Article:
shortcut to content

Minnesota State University, Mankato

Minnesota State University, Mankato

Announcement Highlights

Page address: http://www.mnsu.edu/news/read/?id=1259162039&paper=topstories

University working with area health providers to slow H1N1

Preparedness program

Health care leaders with the South Central Healthcare Systems Preparedness Program are working collaboratively to coordinate strategic efforts in response to the outbreak of the H1N1 flu.

2009-11-25

Health care leaders with the South Central Healthcare Systems Preparedness Program are working collaboratively to coordinate strategic efforts in response to the outbreak of the H1N1 flu.

“Our ability to respond to the needs of patients in the region is greatly enhanced by all of us working together,” said Eric Weller, South Central Healthcare Systems Preparedness Program Administrator. “I am extremely confident in our collective ability to treat those who are infected and respond to health and other concerns of residents.”

Recent news of the decline in the number of H1N1 Flu cases is not an excuse to put prevention efforts aside. On the contrary, now is the very best time to ensure everyone who wants the vaccine gets the vaccine.

“As more and more H1N1 vaccine becomes available, we are working diligently to make sure those at highest risk of contracting the illness receive the vaccine,” said Chris Connolly, director of Student Health Services at Minnesota State Mankato. “We believe the vaccine, coupled with common sense prevention efforts, offers the very best protection against the both the H1N1 flu and the seasonal flu.”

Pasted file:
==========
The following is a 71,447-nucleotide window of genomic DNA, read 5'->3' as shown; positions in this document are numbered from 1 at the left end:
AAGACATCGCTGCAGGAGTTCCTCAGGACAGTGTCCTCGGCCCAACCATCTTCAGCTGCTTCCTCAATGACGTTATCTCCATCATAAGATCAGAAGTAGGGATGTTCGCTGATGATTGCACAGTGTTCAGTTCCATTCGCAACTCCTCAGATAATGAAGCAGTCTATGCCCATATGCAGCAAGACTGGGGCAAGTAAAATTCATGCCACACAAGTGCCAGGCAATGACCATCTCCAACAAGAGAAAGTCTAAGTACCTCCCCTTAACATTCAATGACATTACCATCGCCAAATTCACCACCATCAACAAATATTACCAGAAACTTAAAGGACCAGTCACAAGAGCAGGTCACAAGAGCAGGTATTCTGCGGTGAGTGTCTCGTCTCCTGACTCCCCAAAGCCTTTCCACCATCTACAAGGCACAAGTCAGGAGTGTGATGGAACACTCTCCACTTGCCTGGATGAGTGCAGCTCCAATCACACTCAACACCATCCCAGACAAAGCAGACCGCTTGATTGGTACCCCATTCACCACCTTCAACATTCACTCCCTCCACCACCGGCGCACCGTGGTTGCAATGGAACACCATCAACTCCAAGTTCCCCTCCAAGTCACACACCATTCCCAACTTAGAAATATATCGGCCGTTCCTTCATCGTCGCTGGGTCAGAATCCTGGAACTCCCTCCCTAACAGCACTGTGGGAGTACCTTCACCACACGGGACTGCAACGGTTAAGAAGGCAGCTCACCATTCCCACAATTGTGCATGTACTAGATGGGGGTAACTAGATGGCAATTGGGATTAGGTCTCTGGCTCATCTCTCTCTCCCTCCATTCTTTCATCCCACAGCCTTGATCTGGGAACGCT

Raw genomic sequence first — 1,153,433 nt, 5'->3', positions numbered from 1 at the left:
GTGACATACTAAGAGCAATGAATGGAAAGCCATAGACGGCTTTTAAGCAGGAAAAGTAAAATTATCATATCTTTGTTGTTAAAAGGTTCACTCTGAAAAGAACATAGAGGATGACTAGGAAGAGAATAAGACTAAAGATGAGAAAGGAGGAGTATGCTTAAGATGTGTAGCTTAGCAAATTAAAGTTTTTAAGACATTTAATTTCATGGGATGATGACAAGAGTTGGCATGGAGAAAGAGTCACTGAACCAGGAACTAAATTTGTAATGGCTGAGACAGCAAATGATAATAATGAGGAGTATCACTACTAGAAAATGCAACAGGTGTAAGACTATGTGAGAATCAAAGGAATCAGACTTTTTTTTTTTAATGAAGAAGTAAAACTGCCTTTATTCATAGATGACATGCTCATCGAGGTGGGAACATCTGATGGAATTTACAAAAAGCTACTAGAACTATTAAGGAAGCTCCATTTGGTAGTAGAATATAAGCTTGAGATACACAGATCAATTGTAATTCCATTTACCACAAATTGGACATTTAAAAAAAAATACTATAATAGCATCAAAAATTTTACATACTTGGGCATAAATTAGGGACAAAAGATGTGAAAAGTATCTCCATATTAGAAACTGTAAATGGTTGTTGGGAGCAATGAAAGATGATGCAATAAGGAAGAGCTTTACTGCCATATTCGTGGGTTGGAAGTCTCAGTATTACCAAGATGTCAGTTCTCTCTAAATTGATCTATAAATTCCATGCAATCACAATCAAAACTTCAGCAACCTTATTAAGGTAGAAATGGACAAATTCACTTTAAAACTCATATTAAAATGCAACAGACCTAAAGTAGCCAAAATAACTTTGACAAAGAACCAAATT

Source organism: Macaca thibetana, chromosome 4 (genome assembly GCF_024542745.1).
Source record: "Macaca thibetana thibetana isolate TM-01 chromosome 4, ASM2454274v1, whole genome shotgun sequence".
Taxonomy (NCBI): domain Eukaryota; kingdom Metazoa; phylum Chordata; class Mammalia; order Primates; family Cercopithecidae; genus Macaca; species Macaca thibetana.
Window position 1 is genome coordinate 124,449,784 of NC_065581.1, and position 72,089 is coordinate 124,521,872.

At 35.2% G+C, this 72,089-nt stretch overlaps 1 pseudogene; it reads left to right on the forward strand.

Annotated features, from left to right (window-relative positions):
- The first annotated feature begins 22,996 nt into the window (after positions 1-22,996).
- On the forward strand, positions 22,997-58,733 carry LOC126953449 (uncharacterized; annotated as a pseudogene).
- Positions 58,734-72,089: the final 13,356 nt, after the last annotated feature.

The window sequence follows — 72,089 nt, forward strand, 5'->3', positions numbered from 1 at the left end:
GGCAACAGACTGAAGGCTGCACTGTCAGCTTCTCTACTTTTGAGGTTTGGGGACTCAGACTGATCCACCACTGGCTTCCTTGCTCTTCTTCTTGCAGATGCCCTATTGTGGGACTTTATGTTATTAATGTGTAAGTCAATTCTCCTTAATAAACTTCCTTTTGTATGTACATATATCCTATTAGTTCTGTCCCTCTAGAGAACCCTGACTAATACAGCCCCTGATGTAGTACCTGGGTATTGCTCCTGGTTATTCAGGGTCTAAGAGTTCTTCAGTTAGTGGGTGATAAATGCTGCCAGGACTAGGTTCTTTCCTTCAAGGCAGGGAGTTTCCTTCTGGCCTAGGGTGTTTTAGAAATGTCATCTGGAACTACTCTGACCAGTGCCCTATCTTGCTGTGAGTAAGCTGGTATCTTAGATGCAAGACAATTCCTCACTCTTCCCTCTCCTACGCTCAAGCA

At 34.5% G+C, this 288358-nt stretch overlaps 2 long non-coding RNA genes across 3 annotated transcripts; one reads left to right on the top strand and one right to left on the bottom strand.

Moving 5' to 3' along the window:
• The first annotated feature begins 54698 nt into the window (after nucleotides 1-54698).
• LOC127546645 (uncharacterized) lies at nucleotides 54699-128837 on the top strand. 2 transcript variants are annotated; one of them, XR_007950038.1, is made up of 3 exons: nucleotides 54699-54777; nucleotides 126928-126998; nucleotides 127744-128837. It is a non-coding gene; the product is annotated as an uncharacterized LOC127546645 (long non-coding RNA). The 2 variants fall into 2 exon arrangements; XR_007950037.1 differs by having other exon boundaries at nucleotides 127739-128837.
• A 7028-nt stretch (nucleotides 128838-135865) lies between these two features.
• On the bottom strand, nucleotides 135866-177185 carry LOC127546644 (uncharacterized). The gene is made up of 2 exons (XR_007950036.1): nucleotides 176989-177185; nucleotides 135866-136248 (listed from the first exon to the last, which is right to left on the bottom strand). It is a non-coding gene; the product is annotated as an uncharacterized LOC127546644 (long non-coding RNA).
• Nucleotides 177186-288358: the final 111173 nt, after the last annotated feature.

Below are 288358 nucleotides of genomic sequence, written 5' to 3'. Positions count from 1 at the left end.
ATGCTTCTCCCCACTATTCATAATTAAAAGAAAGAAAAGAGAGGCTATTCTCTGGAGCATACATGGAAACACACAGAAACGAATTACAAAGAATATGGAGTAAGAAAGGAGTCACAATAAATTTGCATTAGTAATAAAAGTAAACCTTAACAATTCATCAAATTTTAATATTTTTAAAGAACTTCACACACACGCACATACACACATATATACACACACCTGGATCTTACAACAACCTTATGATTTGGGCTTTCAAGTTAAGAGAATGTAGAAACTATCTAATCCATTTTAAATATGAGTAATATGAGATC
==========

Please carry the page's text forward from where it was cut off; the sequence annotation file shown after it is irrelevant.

The South Central Region continues to offer vaccine to priority groups, as determined by the Centers for Disease Control and Prevention (CDC) and the MN Department of Health. Those groups include:

  • Pregnant women
  • Persons who live with or care for infants under the age of six months
  • Health care and emergency medical services personnel who have direct contact with patients or infectious material
  • Children ages six months through nine years
  • Children and adolescents ages five through 24 years who have medical conditions that put them at higher risk for influenza-related complications

“Our response to the H1N1 flu remains assertive, and we want to reinforce it’s everyone’s responsibility to thoroughly wash their hands, cover their cough and by all means, stay home if you are sick,” Connolly added. “In terms of the health care community, we continue to use standard precautions if or when patients present with flu-like symptoms.”

It is also very important people are aware of visitor restrictions being put in place by many of the hospitals in the region. This is being done to help ensure the health of patients, visitors and staff members.

These organizations have been working closely with partners in public health, infection control, other health care entities and the South Central Healthcare Systems Preparedness Program throughout the region to coordinate planning and response.

Officials urge the public to use common sense in responding to the news about H1N1 Flu.

“This is not a time to let up on our prevention efforts – it’s a time to be aware and to stay on task,” Connolly said. “If you’re not sick, we urge everyone to take steps to stay that way. Eat healthy, exercise and get appropriate rest. Again, hand washing is one of the very best ways to prevent the spread of disease.”

Additional updates from regional health care officials will be provided as the situation warrants.
 

Email this article | Permanent link | Topstories news | Topstories news archives